A Minnesota lawmaker is targeting tax maneuvers in the wake of the Panama Papers scandal.
Rep. Frank Hornstein proposed a bill that would close loopholes he says some Minnesota companies use to avoid paying taxes, according to a news release.
The Minneapolis Democrat, who cites the Panama Papers (more on that below) as renewing interest in the issue, has designated 46 countries he says are used to hide profits and avoid paying taxes.
"This legislation will ensure that any Minnesota corporation with property, payroll, and sales here is paying Minnesota corporate taxes, even if they have subsidiaries in these 46 countries or territories to which they’re shifting revenue," said Hornstein in the release.
A Minnesota House Research analysis from 2010 estimated that Minnesota loses $12 to $14 million every year from companies moving their profits overseas, according to the news release.
“Shifting money around like this means fewer resources for critical state needs,” Hornstein continued. “We need to call out companies that are moving money abroad simply to avoid tax payments and ask them if they think we should have good schools, health care, and infrastructure, or if lowering standards of living in Minnesota is their intended goal.”
What are the Panama Papers?
The Panama Papers are recently leaked documents that show many wealthy people – including global leaders and celebrities – have hidden their money in offshore accounts, the New York Times explains. While offshore accounts are not illegal, they are often used for illegal activity including tax evasion, fraud and drug trafficking.
The scandal has been dubbed the Panama Papers because the documents came from a law firm in Panama. They were originally leaked to a newspaper in Germany.
They've caused public outrage over how the world's wealthy and powerful can avoid paying taxes.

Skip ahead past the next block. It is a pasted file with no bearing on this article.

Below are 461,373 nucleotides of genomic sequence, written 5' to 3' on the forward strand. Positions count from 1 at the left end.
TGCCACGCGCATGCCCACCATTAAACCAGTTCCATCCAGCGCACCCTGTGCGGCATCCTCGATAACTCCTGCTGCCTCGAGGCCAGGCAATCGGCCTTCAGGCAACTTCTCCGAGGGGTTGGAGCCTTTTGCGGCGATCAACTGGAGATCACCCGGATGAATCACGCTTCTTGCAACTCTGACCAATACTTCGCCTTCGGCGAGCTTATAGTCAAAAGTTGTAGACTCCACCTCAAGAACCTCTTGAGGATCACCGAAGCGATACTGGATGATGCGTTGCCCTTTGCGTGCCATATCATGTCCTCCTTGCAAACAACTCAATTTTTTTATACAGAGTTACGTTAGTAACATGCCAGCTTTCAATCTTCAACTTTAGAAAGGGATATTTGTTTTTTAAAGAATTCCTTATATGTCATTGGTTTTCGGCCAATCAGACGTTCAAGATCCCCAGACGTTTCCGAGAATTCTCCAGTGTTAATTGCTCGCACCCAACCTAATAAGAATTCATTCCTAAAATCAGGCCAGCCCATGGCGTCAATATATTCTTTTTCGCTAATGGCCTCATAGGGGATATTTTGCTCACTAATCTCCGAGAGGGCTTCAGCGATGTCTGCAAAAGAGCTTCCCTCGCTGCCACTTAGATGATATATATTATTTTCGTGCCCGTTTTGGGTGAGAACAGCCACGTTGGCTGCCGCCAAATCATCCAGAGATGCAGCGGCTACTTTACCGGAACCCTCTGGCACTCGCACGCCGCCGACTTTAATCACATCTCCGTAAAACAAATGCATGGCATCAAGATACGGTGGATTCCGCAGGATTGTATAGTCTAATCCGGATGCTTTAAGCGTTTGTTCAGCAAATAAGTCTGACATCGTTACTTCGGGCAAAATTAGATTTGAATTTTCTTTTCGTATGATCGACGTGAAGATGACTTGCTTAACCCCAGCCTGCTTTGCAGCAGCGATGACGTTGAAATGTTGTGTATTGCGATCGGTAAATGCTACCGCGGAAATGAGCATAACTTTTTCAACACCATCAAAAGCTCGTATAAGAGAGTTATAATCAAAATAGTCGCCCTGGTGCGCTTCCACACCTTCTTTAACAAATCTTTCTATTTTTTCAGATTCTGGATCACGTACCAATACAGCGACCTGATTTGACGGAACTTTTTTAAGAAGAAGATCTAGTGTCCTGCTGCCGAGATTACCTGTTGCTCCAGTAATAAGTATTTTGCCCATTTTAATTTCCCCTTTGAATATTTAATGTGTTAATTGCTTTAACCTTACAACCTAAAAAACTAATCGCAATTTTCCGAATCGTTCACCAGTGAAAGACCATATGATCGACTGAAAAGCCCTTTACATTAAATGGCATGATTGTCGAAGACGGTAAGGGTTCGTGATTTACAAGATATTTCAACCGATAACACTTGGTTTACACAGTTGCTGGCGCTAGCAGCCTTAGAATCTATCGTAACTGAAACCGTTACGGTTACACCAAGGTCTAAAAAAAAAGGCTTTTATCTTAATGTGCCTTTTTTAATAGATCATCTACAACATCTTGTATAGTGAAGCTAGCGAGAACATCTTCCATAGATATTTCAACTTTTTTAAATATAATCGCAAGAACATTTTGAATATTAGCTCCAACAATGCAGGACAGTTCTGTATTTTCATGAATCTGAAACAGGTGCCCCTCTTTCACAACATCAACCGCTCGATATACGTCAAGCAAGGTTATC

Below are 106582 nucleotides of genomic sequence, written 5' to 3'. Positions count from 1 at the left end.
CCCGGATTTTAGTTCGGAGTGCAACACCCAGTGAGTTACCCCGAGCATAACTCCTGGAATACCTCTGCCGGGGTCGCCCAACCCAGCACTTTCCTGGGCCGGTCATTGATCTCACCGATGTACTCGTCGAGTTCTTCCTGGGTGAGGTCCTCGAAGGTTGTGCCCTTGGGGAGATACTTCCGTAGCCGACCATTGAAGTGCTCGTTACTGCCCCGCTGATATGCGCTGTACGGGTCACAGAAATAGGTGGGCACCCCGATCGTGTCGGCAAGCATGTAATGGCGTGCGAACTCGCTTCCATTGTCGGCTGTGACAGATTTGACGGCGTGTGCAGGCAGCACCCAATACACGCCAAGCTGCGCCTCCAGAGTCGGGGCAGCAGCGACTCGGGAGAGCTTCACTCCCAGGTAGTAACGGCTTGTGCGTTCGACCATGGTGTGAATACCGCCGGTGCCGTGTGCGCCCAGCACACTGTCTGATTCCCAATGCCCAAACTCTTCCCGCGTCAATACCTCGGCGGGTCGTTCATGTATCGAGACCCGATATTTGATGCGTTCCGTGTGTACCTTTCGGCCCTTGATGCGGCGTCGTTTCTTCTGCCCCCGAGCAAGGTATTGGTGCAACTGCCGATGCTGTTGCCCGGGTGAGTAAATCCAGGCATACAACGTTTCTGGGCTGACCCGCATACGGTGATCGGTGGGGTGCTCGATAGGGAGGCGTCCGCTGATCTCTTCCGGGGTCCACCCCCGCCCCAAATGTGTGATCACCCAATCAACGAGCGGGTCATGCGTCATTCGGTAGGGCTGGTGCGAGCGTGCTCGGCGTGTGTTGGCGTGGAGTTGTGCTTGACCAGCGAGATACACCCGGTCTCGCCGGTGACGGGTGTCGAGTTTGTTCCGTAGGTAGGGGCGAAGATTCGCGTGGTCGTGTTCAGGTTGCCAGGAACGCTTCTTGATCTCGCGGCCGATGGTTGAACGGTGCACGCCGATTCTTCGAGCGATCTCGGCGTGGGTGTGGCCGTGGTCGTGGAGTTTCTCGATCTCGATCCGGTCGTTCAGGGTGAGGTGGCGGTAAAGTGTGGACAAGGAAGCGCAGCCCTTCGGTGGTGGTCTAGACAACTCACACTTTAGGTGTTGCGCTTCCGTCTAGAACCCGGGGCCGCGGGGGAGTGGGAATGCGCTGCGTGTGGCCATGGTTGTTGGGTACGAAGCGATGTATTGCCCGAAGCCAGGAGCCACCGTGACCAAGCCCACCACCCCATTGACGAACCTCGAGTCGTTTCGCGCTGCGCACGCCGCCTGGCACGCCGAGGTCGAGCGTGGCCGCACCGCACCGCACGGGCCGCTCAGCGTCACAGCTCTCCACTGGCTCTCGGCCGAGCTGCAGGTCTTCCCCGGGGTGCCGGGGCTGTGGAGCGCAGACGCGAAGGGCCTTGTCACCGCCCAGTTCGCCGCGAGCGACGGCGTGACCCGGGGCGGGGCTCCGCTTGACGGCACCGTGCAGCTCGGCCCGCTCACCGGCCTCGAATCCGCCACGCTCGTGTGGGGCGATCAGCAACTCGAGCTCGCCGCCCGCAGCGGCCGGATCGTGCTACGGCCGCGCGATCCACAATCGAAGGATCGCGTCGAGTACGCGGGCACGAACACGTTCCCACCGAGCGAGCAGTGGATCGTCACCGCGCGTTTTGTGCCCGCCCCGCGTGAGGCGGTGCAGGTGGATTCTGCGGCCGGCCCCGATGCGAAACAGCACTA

So what's in the papers?
Some of the most notable world leaders include the prime ministers of Iceland and Pakistan, the president of Ukraine, and the king of Saudi Arabia, according to the the International Consortium of Investigative Journalists, which has been investigating the 11.5 million documents.
The Prime Minister of Iceland was the first to resign, and the media is speculating which world leaders will fall next. An Irish bookmaker is actually taking bets, according to USA Today. Argentina's president is at the top of the list.
Simon Cowell, Jackie Chan and Lionel Messi are just a few of the celebrities that Fusion says are mentioned in the Panama Papers.
Although the documents identify 140 politicians from more than 50 countries, the United States is not included.
There are private businessmen with headquarters in the U.S. that have been revealed however. ZeroHedge points out a few of those Americans here, while also noting they've already been indicted for fraud or tax evasion in recent years.
However, experts have pointed to laws in Delaware, Nevada and Wyoming that make it easy for corporations to create shell companies, claiming Americans don't need to go to Panama to avoid paying taxes, the BBC says. And if they do use foreign countries for tax evasion, they choose places that speak English like Bermuda, the Cayman Islands or Singapore – not Panama.
Two of those three countries are in Hornstein's bill.